The service was led by Reverend Janette Black.
Whilst well meaning, she reminded us that we all have limitations and then went on to say how we should embrace those limitations to know God better. Wrapping up with the idea that we are not all supposed to be “engineers”. (I have no idea where she picked that particular profession from).
It would explain why the place was empty as well as why Church is a turn off for most. Presbyterian thinking is known for this embodiment of suffering which you are supposed to just live with. Who would anyone pay/donate money to hear that? A dogma which says “are you downtrodden? Good and don’t try to get up because thats where your God wants you, to find a gift for him”.
If Presbyterian thinking can overlook the first five books of the New Testament and the beautiful healings and miracles of Jesus, then I can overlook and refute the weird Presbyterian doctrine of suffering being God’s plan for me. This type of imposition of thinking upon another person is mesmeric hypnotic and disgraceful. It traps people in disease and leads them to death by something akin to 16th century witchcraft trials. (for which presbyterian thinking was also responsible).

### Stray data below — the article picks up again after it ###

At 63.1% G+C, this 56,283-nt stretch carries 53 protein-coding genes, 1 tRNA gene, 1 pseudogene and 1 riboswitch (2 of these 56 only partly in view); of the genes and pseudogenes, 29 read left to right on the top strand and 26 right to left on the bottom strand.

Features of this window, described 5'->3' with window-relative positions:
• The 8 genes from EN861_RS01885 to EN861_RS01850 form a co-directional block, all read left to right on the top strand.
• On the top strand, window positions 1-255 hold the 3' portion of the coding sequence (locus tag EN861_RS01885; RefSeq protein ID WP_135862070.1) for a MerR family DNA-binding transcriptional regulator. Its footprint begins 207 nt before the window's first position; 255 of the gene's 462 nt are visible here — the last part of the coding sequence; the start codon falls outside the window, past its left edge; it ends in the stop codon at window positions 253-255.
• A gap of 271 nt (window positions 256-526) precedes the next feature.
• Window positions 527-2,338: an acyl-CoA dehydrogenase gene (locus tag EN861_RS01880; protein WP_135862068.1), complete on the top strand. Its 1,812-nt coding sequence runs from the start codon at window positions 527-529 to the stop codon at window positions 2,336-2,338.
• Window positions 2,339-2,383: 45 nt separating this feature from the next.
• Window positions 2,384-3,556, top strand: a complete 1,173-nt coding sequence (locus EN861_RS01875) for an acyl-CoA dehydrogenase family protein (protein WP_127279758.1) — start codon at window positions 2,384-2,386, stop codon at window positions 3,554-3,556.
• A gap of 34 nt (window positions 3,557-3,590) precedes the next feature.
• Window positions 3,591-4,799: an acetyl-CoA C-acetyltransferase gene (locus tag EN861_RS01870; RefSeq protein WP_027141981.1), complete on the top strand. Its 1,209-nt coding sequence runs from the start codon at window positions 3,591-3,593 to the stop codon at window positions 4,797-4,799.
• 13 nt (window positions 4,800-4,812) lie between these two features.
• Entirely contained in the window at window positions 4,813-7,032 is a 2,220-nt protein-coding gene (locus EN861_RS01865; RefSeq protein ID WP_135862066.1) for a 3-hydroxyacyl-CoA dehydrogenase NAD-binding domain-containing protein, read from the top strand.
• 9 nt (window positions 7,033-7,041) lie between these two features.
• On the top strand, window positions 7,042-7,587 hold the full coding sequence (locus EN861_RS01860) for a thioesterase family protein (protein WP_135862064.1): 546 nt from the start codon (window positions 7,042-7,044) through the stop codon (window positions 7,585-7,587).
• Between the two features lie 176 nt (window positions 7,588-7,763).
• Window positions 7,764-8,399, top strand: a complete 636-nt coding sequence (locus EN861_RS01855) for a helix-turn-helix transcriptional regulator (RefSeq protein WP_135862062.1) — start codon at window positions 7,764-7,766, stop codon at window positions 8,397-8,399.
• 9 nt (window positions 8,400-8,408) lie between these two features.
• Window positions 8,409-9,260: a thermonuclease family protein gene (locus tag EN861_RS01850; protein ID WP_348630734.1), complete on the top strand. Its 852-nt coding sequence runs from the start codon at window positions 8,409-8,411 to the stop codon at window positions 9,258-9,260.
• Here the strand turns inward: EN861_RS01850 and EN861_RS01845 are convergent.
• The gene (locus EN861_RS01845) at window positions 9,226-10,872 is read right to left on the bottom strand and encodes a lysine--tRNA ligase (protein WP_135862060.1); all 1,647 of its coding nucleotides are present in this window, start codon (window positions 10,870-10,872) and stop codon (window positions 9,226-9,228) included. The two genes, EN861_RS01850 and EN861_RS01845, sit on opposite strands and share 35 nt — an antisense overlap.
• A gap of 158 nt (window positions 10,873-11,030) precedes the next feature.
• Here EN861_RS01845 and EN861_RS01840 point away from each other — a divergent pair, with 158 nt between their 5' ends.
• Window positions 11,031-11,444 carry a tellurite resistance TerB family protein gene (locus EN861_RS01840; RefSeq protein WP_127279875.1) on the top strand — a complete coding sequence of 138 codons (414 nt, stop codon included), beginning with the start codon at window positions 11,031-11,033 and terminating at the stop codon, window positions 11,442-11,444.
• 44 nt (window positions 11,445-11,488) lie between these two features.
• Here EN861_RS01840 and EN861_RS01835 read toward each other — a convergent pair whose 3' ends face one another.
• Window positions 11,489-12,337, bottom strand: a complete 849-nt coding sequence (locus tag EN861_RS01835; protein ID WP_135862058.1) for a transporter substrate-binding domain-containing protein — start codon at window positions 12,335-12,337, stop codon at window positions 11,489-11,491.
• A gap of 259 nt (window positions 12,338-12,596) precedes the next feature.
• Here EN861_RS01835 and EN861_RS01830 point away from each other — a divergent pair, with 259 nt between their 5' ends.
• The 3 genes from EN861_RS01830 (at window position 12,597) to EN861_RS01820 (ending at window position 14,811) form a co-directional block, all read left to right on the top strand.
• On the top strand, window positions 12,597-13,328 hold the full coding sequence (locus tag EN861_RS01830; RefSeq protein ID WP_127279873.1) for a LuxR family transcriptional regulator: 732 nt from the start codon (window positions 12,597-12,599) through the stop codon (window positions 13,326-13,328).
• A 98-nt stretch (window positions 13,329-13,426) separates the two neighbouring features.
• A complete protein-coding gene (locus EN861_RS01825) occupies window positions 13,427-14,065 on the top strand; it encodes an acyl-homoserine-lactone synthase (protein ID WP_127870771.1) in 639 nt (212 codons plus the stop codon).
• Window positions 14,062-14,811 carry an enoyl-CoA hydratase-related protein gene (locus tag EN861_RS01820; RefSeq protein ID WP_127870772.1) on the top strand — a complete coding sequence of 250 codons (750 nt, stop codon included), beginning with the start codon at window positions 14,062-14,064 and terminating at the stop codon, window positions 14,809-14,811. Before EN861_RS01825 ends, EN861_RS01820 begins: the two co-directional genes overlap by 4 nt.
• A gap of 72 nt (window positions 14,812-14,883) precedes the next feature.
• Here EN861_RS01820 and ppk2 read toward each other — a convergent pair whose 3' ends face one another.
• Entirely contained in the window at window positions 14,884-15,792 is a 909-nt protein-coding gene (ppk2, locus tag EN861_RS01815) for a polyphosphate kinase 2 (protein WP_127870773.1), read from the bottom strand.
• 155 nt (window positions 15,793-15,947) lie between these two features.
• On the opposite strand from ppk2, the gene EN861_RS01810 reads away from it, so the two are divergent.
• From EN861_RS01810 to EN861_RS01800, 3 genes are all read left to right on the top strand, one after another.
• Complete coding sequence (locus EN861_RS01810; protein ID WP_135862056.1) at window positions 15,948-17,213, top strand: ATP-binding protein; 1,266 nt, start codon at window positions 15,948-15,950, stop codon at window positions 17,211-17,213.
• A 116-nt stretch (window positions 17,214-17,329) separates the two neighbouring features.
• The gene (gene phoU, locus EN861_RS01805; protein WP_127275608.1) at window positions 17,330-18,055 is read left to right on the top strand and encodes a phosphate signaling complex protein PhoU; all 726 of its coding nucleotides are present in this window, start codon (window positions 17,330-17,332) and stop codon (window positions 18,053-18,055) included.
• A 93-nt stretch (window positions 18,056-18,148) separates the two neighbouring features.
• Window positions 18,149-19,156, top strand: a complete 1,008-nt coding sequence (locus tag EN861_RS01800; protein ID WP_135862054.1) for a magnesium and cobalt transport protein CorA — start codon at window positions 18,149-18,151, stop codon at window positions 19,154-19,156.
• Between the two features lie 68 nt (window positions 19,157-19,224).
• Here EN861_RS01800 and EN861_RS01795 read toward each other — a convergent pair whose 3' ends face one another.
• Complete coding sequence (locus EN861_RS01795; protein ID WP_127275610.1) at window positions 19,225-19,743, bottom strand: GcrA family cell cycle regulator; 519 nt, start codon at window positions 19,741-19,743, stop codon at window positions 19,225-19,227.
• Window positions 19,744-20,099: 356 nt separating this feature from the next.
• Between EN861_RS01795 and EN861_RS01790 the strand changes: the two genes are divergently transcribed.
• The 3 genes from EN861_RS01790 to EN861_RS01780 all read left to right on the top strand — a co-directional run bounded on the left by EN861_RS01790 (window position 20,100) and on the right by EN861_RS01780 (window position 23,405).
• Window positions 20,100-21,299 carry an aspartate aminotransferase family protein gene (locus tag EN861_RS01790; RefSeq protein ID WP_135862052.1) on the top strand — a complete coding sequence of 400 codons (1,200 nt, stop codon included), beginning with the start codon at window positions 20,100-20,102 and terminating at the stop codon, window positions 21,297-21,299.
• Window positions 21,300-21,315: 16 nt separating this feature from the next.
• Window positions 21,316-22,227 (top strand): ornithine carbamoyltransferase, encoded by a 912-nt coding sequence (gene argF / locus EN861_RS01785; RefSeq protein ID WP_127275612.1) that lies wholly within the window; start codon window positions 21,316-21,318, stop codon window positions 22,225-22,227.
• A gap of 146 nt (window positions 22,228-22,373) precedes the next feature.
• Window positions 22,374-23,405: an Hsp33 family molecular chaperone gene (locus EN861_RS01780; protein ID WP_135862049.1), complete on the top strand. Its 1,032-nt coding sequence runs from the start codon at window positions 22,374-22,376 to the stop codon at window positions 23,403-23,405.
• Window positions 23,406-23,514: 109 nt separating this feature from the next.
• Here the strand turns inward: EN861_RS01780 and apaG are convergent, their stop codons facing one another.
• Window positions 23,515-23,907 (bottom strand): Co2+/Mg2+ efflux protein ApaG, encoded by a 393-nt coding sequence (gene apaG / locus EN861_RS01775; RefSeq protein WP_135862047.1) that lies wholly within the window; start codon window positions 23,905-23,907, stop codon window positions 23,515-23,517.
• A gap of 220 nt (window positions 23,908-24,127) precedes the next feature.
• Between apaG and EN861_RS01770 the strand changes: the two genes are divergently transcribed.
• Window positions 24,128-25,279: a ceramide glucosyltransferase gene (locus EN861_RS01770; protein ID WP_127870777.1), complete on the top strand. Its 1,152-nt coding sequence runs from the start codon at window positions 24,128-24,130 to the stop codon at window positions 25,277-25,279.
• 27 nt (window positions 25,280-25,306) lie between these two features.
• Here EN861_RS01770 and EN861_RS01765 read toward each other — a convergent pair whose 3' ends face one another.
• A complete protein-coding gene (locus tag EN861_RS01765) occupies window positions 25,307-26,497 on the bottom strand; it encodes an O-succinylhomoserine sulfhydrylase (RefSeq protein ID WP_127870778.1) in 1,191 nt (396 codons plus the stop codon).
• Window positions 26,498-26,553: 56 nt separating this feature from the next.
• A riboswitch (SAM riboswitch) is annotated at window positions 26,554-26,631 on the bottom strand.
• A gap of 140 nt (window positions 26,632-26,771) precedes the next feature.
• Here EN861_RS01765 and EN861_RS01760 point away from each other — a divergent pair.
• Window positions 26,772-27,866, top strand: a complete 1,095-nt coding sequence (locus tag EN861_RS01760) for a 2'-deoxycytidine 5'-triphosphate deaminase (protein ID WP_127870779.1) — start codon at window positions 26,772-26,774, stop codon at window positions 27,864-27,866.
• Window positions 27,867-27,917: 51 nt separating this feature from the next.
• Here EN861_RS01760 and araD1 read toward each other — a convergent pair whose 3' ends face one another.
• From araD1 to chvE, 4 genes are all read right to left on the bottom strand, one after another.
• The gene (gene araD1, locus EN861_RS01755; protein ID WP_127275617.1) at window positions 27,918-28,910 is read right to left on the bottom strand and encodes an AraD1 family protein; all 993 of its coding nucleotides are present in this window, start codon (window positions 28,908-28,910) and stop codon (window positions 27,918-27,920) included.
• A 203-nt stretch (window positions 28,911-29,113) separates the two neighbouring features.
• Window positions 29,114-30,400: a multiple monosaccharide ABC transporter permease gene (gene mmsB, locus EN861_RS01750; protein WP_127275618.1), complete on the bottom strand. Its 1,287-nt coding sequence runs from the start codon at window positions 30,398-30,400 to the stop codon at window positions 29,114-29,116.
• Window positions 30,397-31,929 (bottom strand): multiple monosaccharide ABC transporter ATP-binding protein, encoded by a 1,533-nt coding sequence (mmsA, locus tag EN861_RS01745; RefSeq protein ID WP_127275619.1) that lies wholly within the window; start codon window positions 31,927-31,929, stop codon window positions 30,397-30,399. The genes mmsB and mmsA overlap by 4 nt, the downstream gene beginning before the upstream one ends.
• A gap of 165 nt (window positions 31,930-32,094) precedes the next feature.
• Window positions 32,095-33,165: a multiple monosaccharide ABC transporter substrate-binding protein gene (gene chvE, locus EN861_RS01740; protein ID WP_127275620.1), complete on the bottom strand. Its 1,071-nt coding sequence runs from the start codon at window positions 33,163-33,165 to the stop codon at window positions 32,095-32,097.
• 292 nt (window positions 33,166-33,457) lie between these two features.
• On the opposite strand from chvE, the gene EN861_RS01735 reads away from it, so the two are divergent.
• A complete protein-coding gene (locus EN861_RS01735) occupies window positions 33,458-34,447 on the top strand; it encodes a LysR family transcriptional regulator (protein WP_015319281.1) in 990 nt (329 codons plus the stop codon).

For me, God removes any limitations I have and encourages me to be better. I don’t think religion can be used as an excuse not to search desperately to know God better. God makes us better, not worse.
One lady who refused to lie down to her situation was Mary Baker Eddy. Completely dissatisfied with poor health and the religion of the day which taught similiar things to my experience above, she went on a search to find God. Was cured almost at the point of death and went to to teach us about the dangers of negative thinking about ourselves and others.
We don’t have to accept other people’s opinions about our spirituality, health or indeed anything, just because they wear a collar of religion or white medical coat.
You and your relationship with God can only be “good” loving, pure and healing. Don’t let anyone tell you otherwise.